The war at home

Print

In an interview during his recent visit to Minnesota, former Chicago Eight defendant Tom Hayden talked about the current practice of designating national conventions and other meetings as “national special security events.” Hayden, who served in the California legislature from 1982-2000, criticized massive federal funding of local police departments for such events, and called the arrests of the RNC Eight in Minnesota “a by-product of the perceived necessity of the war on terrorism.”

Chicago Eight and the RNC Eight
In 1968, anti-war protesters filled the streets of Chicago during the Democratic National Convention. Law enforcement hardliners publicly warned before the convention that outsiders would come into the city and destroy it. Undercover police agents infiltrated the ranks of protesters and participated in planning and protests.

After the teargas cleared in Chicago, after Richard Nixon won the presidential election, the political prosecution of the Chicago Eight began. They were charged under a federal conspiracy law prohibiting interstate travel for the purpose of inciting a riot.

The federal conspiracy law used in the Chicago Eight case had never been used before and has never been used since then. After Bobby Seale, the sole black defendant among the Eight, was bound and gagged in the courtroom, his case ended in a mistrial. Five of the remaining defendants were convicted, and their convictions were overturned on appeal. Two defendants were acquitted outright.

The RNC Eight, arrested in the two days before the beginning of the Republican National Convention in St. Paul in 2008, have been charged with conspiracy to riot in furtherance of terrorism. They have been charged in Minnesota state court, under a state law that has never been used before, which was passed as part of the post-9/11 war on terror.

“To justify all the funding,” Hayden explained, “you have to snap up someone, some time to avoid having it exposed as a payoff to the local police.” Hayden went on to describe grants of $50 million to police departments in Seattle, Miami, Boston, New York and Denver for similar “national special security events.” The $50 million, Hayden said, was just the “upfront money, not counting the secret money.”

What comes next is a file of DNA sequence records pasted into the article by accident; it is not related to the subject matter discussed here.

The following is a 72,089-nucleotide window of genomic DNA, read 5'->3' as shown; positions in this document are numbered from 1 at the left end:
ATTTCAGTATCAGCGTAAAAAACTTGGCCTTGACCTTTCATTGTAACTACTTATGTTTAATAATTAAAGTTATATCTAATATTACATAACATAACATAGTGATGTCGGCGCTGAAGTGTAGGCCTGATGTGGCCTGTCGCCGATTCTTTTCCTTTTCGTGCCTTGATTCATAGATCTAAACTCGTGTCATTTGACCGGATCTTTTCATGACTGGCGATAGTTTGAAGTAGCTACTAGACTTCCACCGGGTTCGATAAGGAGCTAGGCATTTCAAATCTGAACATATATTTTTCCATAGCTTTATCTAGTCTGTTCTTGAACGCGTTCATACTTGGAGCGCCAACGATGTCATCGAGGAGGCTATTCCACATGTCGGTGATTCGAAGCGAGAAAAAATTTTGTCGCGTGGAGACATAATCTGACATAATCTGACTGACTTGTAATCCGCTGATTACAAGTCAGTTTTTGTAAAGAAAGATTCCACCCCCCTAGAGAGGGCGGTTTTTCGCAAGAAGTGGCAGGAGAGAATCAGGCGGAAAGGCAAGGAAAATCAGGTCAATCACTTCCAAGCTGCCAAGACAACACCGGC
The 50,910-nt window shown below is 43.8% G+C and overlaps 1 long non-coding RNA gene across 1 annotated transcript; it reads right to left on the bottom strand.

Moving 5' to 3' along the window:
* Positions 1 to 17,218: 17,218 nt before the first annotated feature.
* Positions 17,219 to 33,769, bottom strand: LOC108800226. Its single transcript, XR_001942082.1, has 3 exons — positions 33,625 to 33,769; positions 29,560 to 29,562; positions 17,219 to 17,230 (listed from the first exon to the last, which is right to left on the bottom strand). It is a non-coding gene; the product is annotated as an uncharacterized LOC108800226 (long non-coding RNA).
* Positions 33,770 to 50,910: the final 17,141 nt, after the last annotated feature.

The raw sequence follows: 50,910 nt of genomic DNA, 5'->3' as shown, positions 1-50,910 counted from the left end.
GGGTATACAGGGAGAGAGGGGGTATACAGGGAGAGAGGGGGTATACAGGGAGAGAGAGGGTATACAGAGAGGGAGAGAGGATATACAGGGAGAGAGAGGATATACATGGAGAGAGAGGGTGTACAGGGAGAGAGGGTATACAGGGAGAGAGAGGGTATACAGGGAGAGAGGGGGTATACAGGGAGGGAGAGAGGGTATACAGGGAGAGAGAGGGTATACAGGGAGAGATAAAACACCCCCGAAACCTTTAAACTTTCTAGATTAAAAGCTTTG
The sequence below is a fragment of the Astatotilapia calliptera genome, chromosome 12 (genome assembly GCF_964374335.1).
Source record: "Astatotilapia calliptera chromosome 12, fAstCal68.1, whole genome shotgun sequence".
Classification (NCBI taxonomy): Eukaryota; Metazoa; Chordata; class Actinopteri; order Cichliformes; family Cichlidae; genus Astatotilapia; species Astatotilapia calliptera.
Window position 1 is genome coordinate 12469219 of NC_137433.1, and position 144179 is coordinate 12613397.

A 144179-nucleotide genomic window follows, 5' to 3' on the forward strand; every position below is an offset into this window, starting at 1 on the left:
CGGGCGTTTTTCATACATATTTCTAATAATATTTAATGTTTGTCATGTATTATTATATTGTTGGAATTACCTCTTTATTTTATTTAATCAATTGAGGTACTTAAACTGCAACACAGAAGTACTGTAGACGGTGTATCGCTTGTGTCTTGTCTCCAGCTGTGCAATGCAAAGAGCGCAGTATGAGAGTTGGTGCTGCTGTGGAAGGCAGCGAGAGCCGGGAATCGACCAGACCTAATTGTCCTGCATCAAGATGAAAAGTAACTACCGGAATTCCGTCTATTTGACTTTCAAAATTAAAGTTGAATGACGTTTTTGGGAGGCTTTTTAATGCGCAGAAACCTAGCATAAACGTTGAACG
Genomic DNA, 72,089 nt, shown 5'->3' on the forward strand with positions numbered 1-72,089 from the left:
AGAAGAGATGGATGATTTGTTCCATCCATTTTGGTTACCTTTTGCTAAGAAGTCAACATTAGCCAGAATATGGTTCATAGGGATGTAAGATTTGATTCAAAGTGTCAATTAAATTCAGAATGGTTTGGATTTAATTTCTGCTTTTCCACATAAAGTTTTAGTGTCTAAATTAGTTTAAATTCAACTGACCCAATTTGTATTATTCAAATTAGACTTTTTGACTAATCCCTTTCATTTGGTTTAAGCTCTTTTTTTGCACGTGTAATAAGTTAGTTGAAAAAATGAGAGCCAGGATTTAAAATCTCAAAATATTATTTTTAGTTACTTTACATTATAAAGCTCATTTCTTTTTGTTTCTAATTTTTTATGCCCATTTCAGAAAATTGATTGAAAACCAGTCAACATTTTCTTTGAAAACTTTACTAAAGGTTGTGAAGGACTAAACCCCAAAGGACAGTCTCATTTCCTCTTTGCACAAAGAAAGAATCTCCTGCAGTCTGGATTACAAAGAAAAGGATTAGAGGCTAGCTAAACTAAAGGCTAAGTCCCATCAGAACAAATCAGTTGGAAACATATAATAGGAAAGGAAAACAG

In each city, a similar script plays out, with the feds warning the local police and the local police and city government relaying the warnings to the media and people, Hayden said.

“The script usually goes — there is an anarchist menace who will show up to destroy your town. Also a domestic terrorist menace. The only thing that can protect you is the FBI and the feds and a massive police build-up, stripping away authority from the mayor and the city council.”

“In Denver [at the 2008 Democratic National Convention], I talked to the police chief,” Hayden said. “[He] told me that during the night, near the 16th street mall through Denver, they were confiscating weapons off side streets that had been stockpiled in alleys nearby.”

According to Hayden, the reports of “stockpiled” weapons are part of the script used to justify security measures. Police in St. Paul also reported caches of bricks and stones near demonstration sites during the RNC.

“[From city to city], the script doesn’t change,” Hayden said. “If there is no violence, they say, ‘we prevented it.’ … They pursue this script and nobody calls them on it.”

Hayden predicted that, if protesters are non-threatening, “they’re going to learn and send agents out to plant weapons or throw Molotov cocktails.

“As long as the pubic is dumb and the politicians cowardly, they won’t have to send out agents. But I don’t see how this pulling the wool over the eyes of people can go on forever.

“The war on terrorism is out of control.”